During the recent election campaigns, the future of the Utah State Board of Education was again discussed. This has been a constant topic of debate for several years and I feel that the time has come for someone to clear up the misconceptions and answer the challenges to what the board has done and is doing for education in the state.
I have served on the State Board of Education for six years and have been active in national organizations of state board members during that time. I have always found the state of Utah to be on the leading edge of technology and innovation in the nation.The question then arises as to why we continue to have the discussion of the need for a state board. Why is the board perceived as not accomplishing anything? Is it because it hasn't fulfilled someone's personal agenda, or is it because it doesn't always vote the way people want, or is it that the board has not accomplished anything?
The answer to this question could very well be yes to all parts. There are personal agendas of both members and constituents that have not been fulfilled. There are votes that don't always go the way everyone would like them to, this is called political compromise. And, yes, there are times when the board has not accomplished anything.
However, in looking at my six years of service, I am able to see many areas where the State Board of Education has proven to be necessary and even vital to the continuance of the system of public education in the state. Being an elected, non-partisan board makes it a representative of all the people of the state and especially of the students. This non-partisan representation is necessary if the total educational process is to be addressed away from the political arguments of the legislature and governor's office.
In the last six years the State Board of Education has completely reformed and adopted a core curriculum for the entire state; established more stringent graduation and promotion requirements in all grade levels; begun the establishment of statewide mastery tests in all subject areas; adopted requirements for subject matter certification of teachers; adopted a strategic plan for the future of education which will completely revise the education system in the state; employed a forward looking, long-range planning State Superintendent of Public Instruction; and supervised the reduction of staff in the State Office, and the organization of a new Rehabilitation Agency.
While these may seem to be business as usual changes in the system of public education they have completely revamped the way people are looking at the system.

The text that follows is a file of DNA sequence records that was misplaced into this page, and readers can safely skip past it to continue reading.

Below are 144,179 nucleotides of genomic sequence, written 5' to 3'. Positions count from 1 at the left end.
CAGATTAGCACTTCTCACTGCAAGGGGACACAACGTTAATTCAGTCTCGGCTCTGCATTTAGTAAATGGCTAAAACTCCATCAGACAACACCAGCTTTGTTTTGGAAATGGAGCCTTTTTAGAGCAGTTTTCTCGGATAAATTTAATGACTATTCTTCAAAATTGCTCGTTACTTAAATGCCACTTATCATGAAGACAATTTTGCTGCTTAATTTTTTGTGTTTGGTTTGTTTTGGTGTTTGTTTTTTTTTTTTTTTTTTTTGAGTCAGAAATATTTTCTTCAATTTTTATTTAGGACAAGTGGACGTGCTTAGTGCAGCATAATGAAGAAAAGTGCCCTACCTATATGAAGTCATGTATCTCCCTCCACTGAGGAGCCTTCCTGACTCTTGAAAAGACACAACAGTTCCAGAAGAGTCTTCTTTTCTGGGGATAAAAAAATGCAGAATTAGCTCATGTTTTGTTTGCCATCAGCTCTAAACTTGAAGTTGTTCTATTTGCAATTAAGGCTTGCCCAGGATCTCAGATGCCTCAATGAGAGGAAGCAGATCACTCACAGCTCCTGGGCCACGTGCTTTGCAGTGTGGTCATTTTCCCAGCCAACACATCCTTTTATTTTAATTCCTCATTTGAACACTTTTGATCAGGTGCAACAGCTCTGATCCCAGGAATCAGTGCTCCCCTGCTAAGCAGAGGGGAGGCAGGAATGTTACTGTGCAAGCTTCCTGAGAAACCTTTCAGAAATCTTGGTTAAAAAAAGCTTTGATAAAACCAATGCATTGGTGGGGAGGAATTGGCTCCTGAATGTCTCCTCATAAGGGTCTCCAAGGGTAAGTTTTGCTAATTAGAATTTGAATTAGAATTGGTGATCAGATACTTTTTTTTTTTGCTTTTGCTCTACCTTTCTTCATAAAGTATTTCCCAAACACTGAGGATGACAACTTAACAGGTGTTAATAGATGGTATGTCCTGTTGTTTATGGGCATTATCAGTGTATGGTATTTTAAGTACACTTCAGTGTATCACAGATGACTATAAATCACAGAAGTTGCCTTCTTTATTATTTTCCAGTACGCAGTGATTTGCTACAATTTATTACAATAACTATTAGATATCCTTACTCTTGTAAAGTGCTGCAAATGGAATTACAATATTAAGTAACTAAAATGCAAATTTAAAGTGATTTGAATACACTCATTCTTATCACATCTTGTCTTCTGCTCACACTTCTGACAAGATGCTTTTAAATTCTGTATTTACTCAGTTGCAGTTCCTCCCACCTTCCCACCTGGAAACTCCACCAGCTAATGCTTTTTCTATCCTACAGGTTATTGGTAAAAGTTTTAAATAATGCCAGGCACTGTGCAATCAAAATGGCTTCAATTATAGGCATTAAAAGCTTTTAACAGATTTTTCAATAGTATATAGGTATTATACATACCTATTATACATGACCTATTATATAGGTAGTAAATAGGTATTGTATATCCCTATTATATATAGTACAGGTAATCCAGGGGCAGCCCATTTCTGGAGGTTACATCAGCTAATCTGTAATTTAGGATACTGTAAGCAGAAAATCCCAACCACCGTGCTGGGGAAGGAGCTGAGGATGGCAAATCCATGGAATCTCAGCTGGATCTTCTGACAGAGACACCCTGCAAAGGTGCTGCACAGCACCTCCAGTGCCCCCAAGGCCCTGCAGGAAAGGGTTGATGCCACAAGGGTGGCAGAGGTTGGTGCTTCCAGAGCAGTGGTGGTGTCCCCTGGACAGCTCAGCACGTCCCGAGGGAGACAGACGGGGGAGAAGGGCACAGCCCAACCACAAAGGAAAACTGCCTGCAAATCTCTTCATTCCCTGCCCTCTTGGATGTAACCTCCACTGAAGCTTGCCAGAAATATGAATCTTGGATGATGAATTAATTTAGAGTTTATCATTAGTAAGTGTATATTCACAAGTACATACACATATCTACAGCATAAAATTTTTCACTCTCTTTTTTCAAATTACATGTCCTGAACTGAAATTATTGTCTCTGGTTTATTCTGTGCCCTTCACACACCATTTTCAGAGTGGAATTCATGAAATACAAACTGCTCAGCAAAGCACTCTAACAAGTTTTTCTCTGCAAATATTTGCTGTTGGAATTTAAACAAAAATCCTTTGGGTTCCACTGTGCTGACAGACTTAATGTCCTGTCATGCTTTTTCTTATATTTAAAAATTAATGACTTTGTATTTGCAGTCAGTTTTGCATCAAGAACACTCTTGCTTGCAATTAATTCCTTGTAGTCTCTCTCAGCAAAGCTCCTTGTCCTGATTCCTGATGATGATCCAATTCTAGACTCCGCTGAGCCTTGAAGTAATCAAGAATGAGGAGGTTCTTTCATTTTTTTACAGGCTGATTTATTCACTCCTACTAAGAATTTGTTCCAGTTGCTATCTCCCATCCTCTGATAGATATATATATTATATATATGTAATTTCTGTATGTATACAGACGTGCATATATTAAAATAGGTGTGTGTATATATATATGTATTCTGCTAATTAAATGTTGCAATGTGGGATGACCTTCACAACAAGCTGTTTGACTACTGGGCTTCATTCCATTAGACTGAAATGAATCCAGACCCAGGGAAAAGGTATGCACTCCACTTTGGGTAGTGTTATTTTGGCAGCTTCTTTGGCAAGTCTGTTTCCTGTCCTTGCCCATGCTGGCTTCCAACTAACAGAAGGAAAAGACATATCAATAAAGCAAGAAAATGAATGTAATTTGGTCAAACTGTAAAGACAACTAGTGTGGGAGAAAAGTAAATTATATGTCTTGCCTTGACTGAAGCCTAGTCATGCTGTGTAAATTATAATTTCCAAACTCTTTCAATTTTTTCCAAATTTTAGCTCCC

When the state board adopted a core curriculum it also adopted end-of-level testing that would be required before a student could move from early to later elementary grades, from elementary to middle or junior high school, and from junior high to high school. This will result in students who are no longer socially promoted, but who are required to learn the curriculum before they can be promoted.
In a recent publication of the National Association of State Boards of Education, the leaders of the state boards nationwide called for an end to the seat-time requirement for completion of courses.
Once again Utah led the way several years ago. While the subject matter certification of teachers seem to be a very minor item, there were several districts in the state that prior to the implementation of this rule, used a teacher for anything that was taught in the school, whether he knew the subject or not.
This is not a problem in some areas, but when a teacher tries to teach science or math, and the students know more about the subject than the teacher, it is a problem. Also, trying to use a teacher in the elementary grades who does not understand the child's intellectual development cycles could cause problems in the student's image of school. The districts now hail this minor change in the certification requirement as one of the farthest reaching changes the board has made.
The new strategic plan of the board has just been adopted this year. It looks at the system of education from the earliest days to the present and then develops a plan for the future. This plan adopts many of the current changes that the board has made and puts them into a concise but far-reaching reform of the entire system. This will call for implementers who can see beyond the current system to a future that can be implemented now.
One of the major drawbacks that face the State Board of Education is that, although the nine members of the board are able to come to consensus on issues, it requires a major amount of time for those decisions to be implemented in the educational field.
The real proof of the current state board will come in the future, in what education will look like in the next 10 or 20 years. I feel that the future will prove that this state board of education did accomplish many things to change and improve the public education system in the state of Utah.